If this has always been his routine, it may just be a developmental stage. Does he cry when she leaves him at daycare? Or has there been major changes at her house? Maybe he's feeling anxious because of things that are making him anxious at his other home.
post #3 of 12
Thread Starter 
Thank you for your reply. He does sometimes cry when she drops him off at daycare. Most of the time though, the drop offs go well. We have the same issue though. Sometimes when we take him to school, he is less hesitant to go and other times he walks right in. I know that nothing, as far as major changes, has taken place at her house. He has been in the same routine since birth with mom and dad. I think we may give him a picture of her and let him know that when he misses her, he can look at the picture and always be with her. Thank you again for your advice.
post #4 of 12
Thread Starter 
More advice is welcome! Thank you!
post #5 of 12
does he have a lovey that goes everywhere with him? It might help. Talking and photos, very good, and sometimes just the "hey, I know you feel ------, would a hug from me help?"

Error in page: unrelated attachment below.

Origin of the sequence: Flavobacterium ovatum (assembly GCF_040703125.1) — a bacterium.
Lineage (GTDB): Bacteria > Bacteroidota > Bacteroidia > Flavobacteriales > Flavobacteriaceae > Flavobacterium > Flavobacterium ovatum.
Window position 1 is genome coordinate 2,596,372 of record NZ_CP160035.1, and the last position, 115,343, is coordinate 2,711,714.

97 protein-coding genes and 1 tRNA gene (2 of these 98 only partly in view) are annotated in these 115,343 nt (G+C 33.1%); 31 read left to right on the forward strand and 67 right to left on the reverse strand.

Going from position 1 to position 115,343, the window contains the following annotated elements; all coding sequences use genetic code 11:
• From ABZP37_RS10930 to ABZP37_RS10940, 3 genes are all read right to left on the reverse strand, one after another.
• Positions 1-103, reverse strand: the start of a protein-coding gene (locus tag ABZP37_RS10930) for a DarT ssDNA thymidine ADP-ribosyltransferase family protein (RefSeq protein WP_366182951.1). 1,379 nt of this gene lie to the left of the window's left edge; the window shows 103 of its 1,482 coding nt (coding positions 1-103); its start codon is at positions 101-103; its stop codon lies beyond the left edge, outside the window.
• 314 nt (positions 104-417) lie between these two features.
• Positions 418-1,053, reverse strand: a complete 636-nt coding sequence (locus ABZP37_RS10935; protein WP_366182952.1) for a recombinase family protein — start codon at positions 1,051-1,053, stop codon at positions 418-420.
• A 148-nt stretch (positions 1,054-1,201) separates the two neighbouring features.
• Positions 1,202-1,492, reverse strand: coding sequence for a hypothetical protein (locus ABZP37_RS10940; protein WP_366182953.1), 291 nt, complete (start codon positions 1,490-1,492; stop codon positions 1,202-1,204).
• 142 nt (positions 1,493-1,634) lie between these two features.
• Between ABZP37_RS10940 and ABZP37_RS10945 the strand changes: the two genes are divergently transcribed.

post #6 of 12
Is he staying overnight with you guys? My stepson lives with us and didn't like staying overnight with his mom unitl he was 6 or 7 . He needed to come home to daddy at night.
post #7 of 12
Thread Starter 

"I want my Mommy"

Yes, my stepson stays overnight with us. He has stayed overnight with his Dad since he was an infant. As I have mentioned before, he has "moments" that he wants his Mommy and will cry for her, but he is fine five minutes later. I need advice about what to do or say to make those moments easier on him. A lot of moments occur during transition from our house to his mom's and vice versa. Other than thise moments he does great with us. Thank you for your reply.